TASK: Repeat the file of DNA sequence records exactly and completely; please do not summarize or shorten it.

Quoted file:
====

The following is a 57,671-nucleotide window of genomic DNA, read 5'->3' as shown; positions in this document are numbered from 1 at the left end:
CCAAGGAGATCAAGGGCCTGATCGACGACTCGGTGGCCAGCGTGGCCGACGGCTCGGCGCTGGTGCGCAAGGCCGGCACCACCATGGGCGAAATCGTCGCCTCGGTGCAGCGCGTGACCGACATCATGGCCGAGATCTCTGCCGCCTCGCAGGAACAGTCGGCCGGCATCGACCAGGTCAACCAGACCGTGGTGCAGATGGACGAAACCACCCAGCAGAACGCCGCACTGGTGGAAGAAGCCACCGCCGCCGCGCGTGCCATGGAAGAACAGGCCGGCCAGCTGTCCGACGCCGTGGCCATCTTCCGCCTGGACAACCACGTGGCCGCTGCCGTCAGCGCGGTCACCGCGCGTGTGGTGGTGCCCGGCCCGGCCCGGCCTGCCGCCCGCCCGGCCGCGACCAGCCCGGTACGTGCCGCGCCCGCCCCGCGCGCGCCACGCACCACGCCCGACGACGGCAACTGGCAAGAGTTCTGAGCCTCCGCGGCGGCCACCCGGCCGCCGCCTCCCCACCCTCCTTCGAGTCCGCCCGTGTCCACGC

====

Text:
The following is a 57,671-nucleotide window of genomic DNA, read 5'->3' as shown; positions in this document are numbered from 1 at the left end:
CCAAGGAGATCAAGGGCCTGATCGACGACTCGGTGGCCAGCGTGGCCGACGGCTCGGCGCTGGTGCGCAAGGCCGGCACCACCATGGGCGAAATCGTCGCCTCGGTGCAGCGCGTGACCGACATCATGGCCGAGATCTCTGCCGCCTCGCAGGAACAGTCGGCCGGCATCGACCAGGTCAACCAGACCGTGGTGCAGATGGACGAAACCACCCAGCAGAACGCCGCACTGGTGGAAGAAGCCACCGCCGCCGCGCGTGCCATGGAAGAACAGGCCGGCCAGCTGTCCGACGCCGTGGCCATCTTCCGCCTGGACAACCACGTGGCCGCTGCCGTCAGCGCGGTCACCGCGCGTGTGGTGGTGCCCGGCCCGGCCCGGCCTGCCGCCCGCCCGGCCGCGACCAGCCCGGTACGTGCCGCGCCCGCCCCGCGCGCGCCACGCACCACGCCCGACGACGGCAACTGGCAAGAGTTCTGAGCCTCCGCGGCGGCCACCCGGCCGCCGCCTCCCCACCCTCCTTCGAGTCCGCCCGTGTCCACGC